[Sugar-devel] Browse and the move to WebKit
luke.leighton at gmail.com
Tue Feb 21 11:44:04 EST 2012
[summary to brendan and chris: chris, brendan, hi, i'm cc'ing you on
this because the OLPC team have been forced into making a decision to
move away from using xulrunner technology, as a direct result of the
decision made to reduce python-xpcom to third party status: it's taken
this long for the lack of support from the mozilla foundation for this
code to "fall by the wayside", and catching up is going to be a
complete bitch. unfortunately, the replacement code being used,
webkit with gobject bindings - which i designed - was "revision 0.0"
and has severe fundamental design flaws which the OLPC team will
*only* encounter much much later down the road, by which time it will
be too late for them to back out of].
On Tue, Feb 21, 2012 at 3:17 PM, Gonzalo Odiard <gonzalo at laptop.org> wrote:
> I have read you.
ok, good. sorry, you didn't say that, earlier.
> you don't need repeat.
> In first place, is really bad have this information now, and not 8 months
well... tough. i wasn't consulted or informed of the decision, yet
those people who are on the olpc sugar-devel mailing list will have
seen my contributions and discussions some time back, discussing the
fact that pyjamas-desktop uses hulahop, and how incredibly grateful i
was - am - that the OLPC team went to the trouble of writing hulahop.
so it was only pure chance that i encountered the discussion at all.
> a lot of work was spent porting Browse to webkit,
> and the result is no so bad like you say.
gonzalo: despite saying that you've read what i wrote, you're telling
me that you haven't absorbed what i wrote. i said that - and this is
from direct first-hand experience - that it is *only* when you have
applications that are a bit larger than "simpull web pagizzz" that you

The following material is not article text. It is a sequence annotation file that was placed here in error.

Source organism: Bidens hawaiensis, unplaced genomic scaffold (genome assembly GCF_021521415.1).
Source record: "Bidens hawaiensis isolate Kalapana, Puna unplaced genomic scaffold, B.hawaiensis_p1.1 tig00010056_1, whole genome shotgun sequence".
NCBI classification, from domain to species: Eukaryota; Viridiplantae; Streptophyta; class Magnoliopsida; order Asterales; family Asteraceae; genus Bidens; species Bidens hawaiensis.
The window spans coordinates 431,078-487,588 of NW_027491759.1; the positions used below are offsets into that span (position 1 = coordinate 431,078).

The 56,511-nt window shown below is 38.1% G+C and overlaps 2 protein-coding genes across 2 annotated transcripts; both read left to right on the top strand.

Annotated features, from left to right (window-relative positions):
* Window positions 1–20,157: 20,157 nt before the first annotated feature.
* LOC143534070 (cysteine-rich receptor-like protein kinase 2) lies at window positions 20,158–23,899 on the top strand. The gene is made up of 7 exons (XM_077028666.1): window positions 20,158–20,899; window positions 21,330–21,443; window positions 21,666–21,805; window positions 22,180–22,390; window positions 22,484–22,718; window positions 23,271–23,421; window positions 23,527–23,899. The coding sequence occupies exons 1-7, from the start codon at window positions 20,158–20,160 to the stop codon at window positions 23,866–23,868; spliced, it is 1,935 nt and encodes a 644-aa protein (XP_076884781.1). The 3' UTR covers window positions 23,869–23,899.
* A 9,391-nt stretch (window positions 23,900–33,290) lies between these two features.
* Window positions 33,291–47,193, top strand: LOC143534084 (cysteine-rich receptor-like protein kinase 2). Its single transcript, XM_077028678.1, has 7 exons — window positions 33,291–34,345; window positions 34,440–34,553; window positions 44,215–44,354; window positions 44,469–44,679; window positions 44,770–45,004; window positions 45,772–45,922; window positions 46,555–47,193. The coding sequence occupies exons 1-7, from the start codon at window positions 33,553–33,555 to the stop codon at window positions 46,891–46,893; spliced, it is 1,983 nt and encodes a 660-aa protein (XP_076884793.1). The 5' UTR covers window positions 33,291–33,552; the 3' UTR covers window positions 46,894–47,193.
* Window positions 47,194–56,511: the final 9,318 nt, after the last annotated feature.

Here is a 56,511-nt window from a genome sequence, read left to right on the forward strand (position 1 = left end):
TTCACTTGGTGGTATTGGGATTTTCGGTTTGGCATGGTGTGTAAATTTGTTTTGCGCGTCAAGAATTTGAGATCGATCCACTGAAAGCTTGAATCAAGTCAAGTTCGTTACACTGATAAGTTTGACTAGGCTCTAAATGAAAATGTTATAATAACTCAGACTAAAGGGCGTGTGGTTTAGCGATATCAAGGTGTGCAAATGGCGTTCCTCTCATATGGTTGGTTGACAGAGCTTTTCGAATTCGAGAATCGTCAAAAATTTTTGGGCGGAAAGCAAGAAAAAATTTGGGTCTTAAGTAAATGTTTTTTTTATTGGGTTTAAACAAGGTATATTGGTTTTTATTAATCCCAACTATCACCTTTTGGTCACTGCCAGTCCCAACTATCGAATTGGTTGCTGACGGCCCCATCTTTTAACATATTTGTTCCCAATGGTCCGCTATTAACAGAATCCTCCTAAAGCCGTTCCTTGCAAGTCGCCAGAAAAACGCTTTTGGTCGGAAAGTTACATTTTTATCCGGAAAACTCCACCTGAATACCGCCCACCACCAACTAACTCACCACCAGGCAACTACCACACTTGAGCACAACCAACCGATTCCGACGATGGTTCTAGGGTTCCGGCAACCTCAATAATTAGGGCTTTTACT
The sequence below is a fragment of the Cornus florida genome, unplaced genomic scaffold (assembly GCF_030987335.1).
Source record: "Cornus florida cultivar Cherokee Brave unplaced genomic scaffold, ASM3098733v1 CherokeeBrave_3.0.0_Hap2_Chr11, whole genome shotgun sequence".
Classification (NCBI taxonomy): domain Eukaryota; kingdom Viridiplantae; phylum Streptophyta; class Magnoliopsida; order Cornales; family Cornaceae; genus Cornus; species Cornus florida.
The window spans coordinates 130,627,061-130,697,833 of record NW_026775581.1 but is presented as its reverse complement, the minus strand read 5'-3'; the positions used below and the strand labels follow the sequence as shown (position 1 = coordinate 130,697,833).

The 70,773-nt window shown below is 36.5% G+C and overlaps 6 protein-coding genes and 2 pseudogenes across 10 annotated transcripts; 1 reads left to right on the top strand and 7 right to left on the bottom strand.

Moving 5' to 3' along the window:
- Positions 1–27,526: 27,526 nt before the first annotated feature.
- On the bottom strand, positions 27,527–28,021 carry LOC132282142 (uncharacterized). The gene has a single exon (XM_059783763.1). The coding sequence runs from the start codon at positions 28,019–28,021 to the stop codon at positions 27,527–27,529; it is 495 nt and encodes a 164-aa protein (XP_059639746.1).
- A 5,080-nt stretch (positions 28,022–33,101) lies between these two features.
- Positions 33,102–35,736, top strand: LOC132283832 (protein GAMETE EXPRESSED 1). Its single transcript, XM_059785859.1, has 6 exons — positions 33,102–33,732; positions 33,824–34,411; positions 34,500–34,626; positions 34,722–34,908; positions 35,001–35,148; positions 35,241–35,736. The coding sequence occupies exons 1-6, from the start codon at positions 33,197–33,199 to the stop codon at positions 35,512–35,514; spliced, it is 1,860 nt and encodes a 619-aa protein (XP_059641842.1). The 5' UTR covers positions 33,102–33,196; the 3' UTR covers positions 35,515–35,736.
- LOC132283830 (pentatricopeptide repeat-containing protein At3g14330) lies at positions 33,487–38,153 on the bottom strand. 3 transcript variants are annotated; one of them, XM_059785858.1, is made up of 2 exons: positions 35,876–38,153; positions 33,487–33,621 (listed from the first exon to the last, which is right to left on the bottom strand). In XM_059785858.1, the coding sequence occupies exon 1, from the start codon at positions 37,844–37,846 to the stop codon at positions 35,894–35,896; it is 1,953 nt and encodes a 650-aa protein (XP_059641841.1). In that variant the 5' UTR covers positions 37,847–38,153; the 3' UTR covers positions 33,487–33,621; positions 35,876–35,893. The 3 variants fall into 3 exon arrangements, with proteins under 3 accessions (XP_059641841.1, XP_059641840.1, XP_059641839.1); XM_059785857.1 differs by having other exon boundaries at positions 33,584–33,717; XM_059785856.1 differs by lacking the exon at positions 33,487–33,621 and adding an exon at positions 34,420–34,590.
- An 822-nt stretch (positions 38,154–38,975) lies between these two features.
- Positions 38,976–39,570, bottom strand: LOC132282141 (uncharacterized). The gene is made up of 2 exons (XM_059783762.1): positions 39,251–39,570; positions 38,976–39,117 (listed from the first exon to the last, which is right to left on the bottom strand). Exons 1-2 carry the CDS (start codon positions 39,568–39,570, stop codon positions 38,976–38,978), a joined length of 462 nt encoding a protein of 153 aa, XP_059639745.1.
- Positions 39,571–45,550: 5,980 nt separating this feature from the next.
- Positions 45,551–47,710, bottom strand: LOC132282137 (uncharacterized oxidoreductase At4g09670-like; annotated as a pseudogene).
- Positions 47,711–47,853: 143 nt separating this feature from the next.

end up with crashes and instability.
> Of course, only few developers are using it, then do not have a real field
whereas the pyjamas-desktop project has 100% code-coverage of EVERY
feature present in the DOM bindings, and thus if there is even the
slightest error or even one tiny, tiny function missing, the problems
are encountered pretty much within 5 minutes of testing.
usually it's enough to run the Helloworld.py example, KitchenSink.py
example, the JSONRPC example, the Mail example and the SVGCanvas
example. that pretty much covers about 99.5% of the functionality, in
under 5 minutes.
> The decision to move to webkit was based in:
> * the number of problems with gecko
> * many other projects using webkit. In general more clients for a library,
> means more eyes and more bugs solved.
in general, yes, but "in general" means for a nice, easy, simple
library which doesn't require gigabytes of source code downloads,
doesn't involve having to know TWELVE separate and distinct
programming technologies in order to even get to grips with the code,
let alone understand what's involved in the design decisions behind
the gobject bindings.
the number of people in the world who actually understand the issues
involved is one: me (because i designed the code, and the successor
bindings, pythonwebkit). the number of people in the world who have
the intelligence to be able to fix these MASSIVELY complex issues is
about three, possibly four. the number of people _listening_ to what
i'm saying is however zero, and the number of offers of money to _fix_
the problems is also zero.
now, if this (pythonwebkit or hulahop) was sponsored by the mozilla
foundation, or by google, it would be fine, because you could have